Pelvic inflammatory disease (PID) is caused by infection ascending from the cervix. It can affect the uterus, fallopian tubes, ovaries, and peritoneum. Important sequelae include infertility, ectopic pregnancy and tubo-ovarian abscess. PID is associated with sexually transmitted infections. These are more prevalent in younger women. A diagnosis of PID should be considered in any sexually active woman with recent onset pelvic pain associated with tenderness on bimanual examination where other differentials have been excluded. Delay in commencing treatment for PID has been shown to increase the risk of long-term complications.

Pruritus may be a symptom of underlying systemic disease

22 Mar 2018Paid-up subscribers

Itch is a common symptom of many dermatological conditions (e.g. eczema, urticaria and lichen planus) but can also be a manifestation of underlying systemic, neurological and psychological disorders, or an adverse reaction to medication. The assessment of patients with generalised itch but no rash requires a detailed history and examination to narrow the spectrum of potential causes. Examination should include inspection of the entire skin. Physical examination should include palpation for lymphadenopathy and organomegaly.

Diagnosis and management of oesophageal cancer

22 Feb 2018

Oesophageal cancer commonly presents with dysphagia or odynophagia and can be associated with weight loss and vomiting. Referral for urgent endoscopy should always be considered in the presence of dysphagia regardless of previous history or medication. NICE recommends urgent referral (within 2 weeks) for direct access for upper GI endoscopy in patients with dysphagia and those aged 55 years or over with weight loss and any of the following: upper abdominal pain, reflux, or dyspepsia.

Diagnosing and managing sepsis in children

23 Jan 2018Registered users

The clinical features of sepsis are: fever; tachycardia, with no other explanation; tachypnoea, with no other explanation; leukocytosis or leucopenia. To meet the International Pediatric Sepsis Consensus Conference definition, a patient should have two of these features, one of which should be fever or abnormal white cell count, in the presence of infection. Every time a child who has symptoms or signs suggestive of infection is assessed, it is important to consider whether this could be sepsis. This may seem obvious in a child presenting with fever, but not all children with sepsis present with high fever or focal signs.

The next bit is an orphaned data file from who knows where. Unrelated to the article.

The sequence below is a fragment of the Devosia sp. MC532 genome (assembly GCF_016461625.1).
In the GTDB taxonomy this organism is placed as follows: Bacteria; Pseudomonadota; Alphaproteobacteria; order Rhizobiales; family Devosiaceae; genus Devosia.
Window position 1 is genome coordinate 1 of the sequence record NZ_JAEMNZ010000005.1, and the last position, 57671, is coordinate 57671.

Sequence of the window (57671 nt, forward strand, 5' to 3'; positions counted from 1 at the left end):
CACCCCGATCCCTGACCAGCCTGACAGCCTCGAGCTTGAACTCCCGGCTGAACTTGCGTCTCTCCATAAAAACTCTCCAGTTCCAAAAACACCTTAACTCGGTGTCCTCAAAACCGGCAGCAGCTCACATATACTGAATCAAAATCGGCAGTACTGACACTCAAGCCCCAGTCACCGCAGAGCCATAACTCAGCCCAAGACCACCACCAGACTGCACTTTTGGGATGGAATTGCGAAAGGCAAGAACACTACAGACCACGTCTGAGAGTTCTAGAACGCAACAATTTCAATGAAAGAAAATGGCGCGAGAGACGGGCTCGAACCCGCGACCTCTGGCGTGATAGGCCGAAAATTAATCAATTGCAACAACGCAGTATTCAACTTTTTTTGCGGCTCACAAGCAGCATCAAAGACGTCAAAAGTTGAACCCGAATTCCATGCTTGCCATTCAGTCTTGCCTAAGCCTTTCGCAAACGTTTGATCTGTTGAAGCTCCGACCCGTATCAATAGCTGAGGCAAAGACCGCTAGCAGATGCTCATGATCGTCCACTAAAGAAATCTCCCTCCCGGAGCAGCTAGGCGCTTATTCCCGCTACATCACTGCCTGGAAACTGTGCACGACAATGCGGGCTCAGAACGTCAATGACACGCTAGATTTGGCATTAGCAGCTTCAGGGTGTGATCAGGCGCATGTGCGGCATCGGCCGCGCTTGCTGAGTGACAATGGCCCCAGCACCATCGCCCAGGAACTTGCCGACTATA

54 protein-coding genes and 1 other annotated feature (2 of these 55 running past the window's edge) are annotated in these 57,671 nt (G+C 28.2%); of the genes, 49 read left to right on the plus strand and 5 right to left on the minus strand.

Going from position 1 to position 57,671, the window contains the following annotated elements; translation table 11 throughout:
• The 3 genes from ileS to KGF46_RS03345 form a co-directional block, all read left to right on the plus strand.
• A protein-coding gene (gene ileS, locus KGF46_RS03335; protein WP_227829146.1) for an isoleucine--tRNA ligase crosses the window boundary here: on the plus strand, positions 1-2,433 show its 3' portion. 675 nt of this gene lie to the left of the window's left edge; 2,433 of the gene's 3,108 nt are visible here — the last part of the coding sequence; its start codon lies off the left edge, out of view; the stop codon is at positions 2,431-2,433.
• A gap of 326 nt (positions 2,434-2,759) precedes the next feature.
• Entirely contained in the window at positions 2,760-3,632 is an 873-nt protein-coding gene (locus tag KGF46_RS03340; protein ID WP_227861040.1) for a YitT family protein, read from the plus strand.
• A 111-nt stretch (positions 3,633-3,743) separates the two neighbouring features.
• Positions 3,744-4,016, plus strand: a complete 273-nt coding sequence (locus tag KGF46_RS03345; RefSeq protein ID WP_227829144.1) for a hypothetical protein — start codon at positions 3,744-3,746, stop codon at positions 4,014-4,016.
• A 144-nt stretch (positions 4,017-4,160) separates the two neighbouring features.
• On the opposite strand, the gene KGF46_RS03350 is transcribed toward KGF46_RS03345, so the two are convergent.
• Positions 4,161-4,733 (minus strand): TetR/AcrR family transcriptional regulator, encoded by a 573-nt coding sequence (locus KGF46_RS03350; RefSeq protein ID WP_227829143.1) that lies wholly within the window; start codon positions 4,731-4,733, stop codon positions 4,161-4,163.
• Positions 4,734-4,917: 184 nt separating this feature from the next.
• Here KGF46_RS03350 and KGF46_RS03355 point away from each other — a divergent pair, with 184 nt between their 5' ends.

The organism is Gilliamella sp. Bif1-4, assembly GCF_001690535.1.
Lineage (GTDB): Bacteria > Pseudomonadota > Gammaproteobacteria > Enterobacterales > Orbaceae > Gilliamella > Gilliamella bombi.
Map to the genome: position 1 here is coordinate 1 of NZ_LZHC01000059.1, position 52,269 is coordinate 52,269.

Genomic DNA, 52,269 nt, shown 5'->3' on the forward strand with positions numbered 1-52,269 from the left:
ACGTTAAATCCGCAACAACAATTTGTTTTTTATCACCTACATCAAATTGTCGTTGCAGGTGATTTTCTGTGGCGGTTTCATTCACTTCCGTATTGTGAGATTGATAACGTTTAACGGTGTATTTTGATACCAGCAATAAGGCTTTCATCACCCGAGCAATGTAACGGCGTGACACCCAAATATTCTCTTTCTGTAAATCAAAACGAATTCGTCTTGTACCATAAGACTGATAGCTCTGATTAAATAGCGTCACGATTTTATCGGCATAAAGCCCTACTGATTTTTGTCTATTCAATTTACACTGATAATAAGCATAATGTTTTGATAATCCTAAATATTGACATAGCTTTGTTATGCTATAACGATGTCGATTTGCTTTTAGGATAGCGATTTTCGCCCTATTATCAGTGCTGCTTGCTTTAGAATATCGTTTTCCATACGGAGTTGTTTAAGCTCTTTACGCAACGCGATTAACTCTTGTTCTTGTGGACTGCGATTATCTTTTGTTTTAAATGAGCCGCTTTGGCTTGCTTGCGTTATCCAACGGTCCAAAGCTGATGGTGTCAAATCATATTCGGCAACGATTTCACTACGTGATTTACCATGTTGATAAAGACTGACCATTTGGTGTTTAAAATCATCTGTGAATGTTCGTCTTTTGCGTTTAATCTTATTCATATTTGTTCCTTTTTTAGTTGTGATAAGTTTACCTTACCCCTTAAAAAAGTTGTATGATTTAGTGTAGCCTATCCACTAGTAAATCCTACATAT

Non-motor symptoms may herald Parkinson’s disease

20 Dec 2017Paid-up subscribers

While the three cardinal motor symptoms of Parkinson’s disease (PD), bradykinesia, rigidity and tremor, are key to the diagnosis of the condition, there is evidence that non-motor symptoms start long before motor features arise. Two of these in particular, REM sleep behaviour disorder and olfactory dysfunction, have been strongly associated with the development of PD. Non-motor symptoms are increasingly recognised as main features of PD with a high impact on quality of life. Their progression has been shown to be independent of motor deterioration. Sleep, GI and attention/memory problems become more prevalent over time, whereas psychiatric and cardiovascular problems become less prevalent.

Recognising the pattern of hair loss key to managing alopecia

23 Nov 2017Registered users

Alopecia affects up to 50% of men and women at some time in their lives. In primary care the first step is to establish whether hair loss is focal or diffuse and if focal whether it is scarring or non scarring. It is usually possible to establish the pattern of hair loss from a combination of the history and clinical examination. Dermatoscopic examination and pull testing can be useful in confirming the diagnosis. If hair loss is accompanied by scaling or significant inflammation it is important to exclude infective causes.

Have a high index of suspicion for sepsis in primary care

23 Oct 2017Registered users

The incidence of sepsis in the UK is estimated at 200,000 cases a year. Around 70% of cases of sepsis originate in the community. Most infections are self-limiting and can be managed outside hospital. However, patients with sepsis will deteriorate rapidly and each hour of delay to antibiotic administration is linked to decreased survival by 7.6%. Infants (< 1 year) and the elderly (> 75 years) seem to be far more likely to progress to sepsis than others. The assessment of sepsis in primary care should be standardised and include measurement of temperature, heart rate, respiratory rate, blood pressure, level of consciousness and oxygen saturation in young people and adults.

Diagnosing childhood eczema can be challenging

25 Sep 2017Registered users

Atopic eczema is the most common endogenous type of eczema in infants and children and affects around 15-20% of school-age children in the UK. Its prevalence is highest in children under the age of two and subsequently diminishes with age. It has a chronic, relapsing course. An emergency referral to a dermatologist or paediatrician should be made via telephone when there is a suspicion of eczema herpeticum or eczema coxsackium. Other indications for referral include diagnostic uncertainty, recurrent secondary infection, when control remains poor despite topical treatments, and for patients with emotional distress or significant sleep disturbance.

Timely diagnosis of heart failure can improve prognosis

28 Jul 2017Paid-up subscribers